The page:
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We found love in a tiny place

Tiny house for two? Yes, this dating site is real

loveinatinyplace_3
Tammy Strobel and Shutterstock

Every Friday night across the country, a familiar scenario plays out: Someone listens to Whitney Houston’s “I Wanna Dance With Somebody” for the 14th time in a row, consumes Nutella by the fistful, and dons old sweatpants with paw prints on the butt, all while thinking, "It might be time to try to get a date." Why shouldn’t this be happening in a 120-square-foot cottage on wheels? Tiny house people have needs, too. And slowly, a few enterprising souls are popping out of the reclaimed woodwork to fulfill them. Enter Tiny House Dating. At long last, someone thought to outdo FarmersOnly, Purrsonals, and SaladMatch by creating a niche dating …

Read more: Cities, Living

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In a Vancouver down by the river

How did Vancouver get so green?

English Bay, Vancouver, BC
Wikimedia Commons

Vancouver is supremely green, in both senses of the word. Set between ocean and mountains and lined with verdant trees, Vancouver also has the lowest greenhouse gas emissions of any major city in North America. In 2007, the most recent year for which comparisons are available, Vancouver had annual emissions of 4.9 tons of CO2 equivalent per capita. By 2012, according to Vancouver’s city government, it had dropped to 4.4 tons per person.

“Vancouver has done really well at decreasing greenhouse gas emissions and showing leadership on climate change,” says Ian Bruce, science and policy manager at the David Suzuki Foundation, a Canadian environmental research organization. “Vancouver is bucking the trend of a lot of North American cities when it comes to how quickly the city is growing in population -- it’s increasing quite dramatically, its economy and jobs have increased -- while greenhouse gas emissions have decreased by 9 percent in the last decade.”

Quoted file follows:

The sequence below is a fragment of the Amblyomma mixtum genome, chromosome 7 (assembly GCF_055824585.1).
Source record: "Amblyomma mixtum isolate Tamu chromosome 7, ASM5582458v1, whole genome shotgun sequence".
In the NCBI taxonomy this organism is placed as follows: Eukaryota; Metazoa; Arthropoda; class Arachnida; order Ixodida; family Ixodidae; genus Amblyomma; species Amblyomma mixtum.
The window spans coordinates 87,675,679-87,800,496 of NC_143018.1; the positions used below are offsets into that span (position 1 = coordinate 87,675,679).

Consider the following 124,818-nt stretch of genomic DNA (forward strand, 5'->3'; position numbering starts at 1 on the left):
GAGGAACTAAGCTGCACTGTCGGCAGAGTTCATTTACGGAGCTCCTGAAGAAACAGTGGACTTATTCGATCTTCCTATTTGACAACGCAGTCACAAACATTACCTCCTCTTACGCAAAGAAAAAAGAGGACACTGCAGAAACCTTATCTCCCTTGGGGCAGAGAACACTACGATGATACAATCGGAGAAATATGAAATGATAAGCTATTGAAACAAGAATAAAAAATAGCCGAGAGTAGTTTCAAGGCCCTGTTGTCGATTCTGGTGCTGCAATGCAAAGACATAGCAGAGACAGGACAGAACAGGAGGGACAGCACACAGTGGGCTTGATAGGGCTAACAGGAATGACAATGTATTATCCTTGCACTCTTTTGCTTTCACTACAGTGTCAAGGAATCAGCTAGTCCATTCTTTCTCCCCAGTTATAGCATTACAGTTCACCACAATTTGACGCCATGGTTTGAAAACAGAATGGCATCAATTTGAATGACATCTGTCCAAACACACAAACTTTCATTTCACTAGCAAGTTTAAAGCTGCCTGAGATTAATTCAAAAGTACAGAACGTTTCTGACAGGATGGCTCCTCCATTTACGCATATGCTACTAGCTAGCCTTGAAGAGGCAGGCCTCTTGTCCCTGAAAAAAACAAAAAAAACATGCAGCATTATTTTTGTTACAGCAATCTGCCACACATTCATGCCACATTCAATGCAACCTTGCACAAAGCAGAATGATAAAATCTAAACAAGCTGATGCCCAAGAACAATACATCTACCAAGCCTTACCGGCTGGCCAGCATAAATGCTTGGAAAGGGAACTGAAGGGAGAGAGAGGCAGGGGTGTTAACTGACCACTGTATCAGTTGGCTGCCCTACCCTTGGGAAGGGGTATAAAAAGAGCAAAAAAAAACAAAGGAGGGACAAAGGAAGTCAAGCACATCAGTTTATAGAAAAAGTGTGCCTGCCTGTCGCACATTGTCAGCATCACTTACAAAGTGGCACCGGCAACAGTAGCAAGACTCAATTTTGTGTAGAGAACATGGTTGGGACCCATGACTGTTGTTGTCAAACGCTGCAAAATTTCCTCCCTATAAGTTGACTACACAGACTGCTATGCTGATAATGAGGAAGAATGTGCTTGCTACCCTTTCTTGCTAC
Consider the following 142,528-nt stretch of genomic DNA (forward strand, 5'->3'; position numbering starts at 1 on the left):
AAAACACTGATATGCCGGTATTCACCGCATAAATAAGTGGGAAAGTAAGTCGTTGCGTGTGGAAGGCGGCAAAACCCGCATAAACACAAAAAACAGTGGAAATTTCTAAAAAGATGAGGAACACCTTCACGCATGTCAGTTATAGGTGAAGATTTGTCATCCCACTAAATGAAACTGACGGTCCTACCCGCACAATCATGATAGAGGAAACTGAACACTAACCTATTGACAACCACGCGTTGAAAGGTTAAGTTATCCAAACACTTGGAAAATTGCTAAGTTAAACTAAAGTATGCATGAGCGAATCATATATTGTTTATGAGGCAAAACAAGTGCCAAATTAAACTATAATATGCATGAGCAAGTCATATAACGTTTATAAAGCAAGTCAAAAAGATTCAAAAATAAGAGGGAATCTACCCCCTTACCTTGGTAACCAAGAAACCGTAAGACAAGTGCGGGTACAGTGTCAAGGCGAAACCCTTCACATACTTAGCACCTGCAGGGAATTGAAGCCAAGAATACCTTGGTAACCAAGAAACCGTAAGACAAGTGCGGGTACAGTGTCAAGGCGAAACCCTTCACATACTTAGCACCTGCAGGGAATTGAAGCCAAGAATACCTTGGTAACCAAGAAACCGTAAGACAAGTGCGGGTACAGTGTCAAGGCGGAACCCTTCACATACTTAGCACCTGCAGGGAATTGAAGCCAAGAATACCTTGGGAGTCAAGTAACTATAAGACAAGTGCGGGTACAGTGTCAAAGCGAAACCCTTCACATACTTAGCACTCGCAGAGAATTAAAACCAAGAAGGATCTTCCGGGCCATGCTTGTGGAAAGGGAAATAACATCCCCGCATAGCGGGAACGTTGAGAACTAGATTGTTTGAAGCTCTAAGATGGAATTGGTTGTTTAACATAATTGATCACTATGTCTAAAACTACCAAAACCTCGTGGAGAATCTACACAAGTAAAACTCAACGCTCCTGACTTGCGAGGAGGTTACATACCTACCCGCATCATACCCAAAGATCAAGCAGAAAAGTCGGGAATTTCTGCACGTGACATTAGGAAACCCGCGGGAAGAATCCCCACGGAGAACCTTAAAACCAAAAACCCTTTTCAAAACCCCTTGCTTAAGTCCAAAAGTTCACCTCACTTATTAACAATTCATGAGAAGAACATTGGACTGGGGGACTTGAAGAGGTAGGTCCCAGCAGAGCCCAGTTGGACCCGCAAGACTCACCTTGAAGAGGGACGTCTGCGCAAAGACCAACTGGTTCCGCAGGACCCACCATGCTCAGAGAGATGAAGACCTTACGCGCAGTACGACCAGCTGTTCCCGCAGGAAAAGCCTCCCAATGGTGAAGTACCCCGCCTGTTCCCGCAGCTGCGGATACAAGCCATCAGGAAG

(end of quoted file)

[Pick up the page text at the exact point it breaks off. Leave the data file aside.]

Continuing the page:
Read more: Cities, Climate & Energy

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Get tanked

This Texas man is fighting the drought one tank of rainwater at a time

tank town
Tantown Rainwater Collection

How do you get to be the mayor of Tank Town? Practice, practice, practice! Or else, wait. I’m confused.

Richard Heinichen became the mayor of Tank Town by building one rainwater storage tank in central Texas in 1994. Back then you could still get groundwater from a well, but apparently it smelled gross. He started out as a rainwater evangelist for the supplemental, sulfur-free benefits, but ended up as deus ex machina during Texas’ crippling droughts.

Heinichen helped neighbors build their own rainwater tanks at first, then decided to turn the whole thing into a business. He built 16 tanks on his own property and sold some 1,300 others. He consults with hundreds of people a year about installing their own rainwater tanks. (Perplexingly, he’s also started bottling and selling his rainwater, Cloud Juice, but we hope he is at least using recycled bottles.)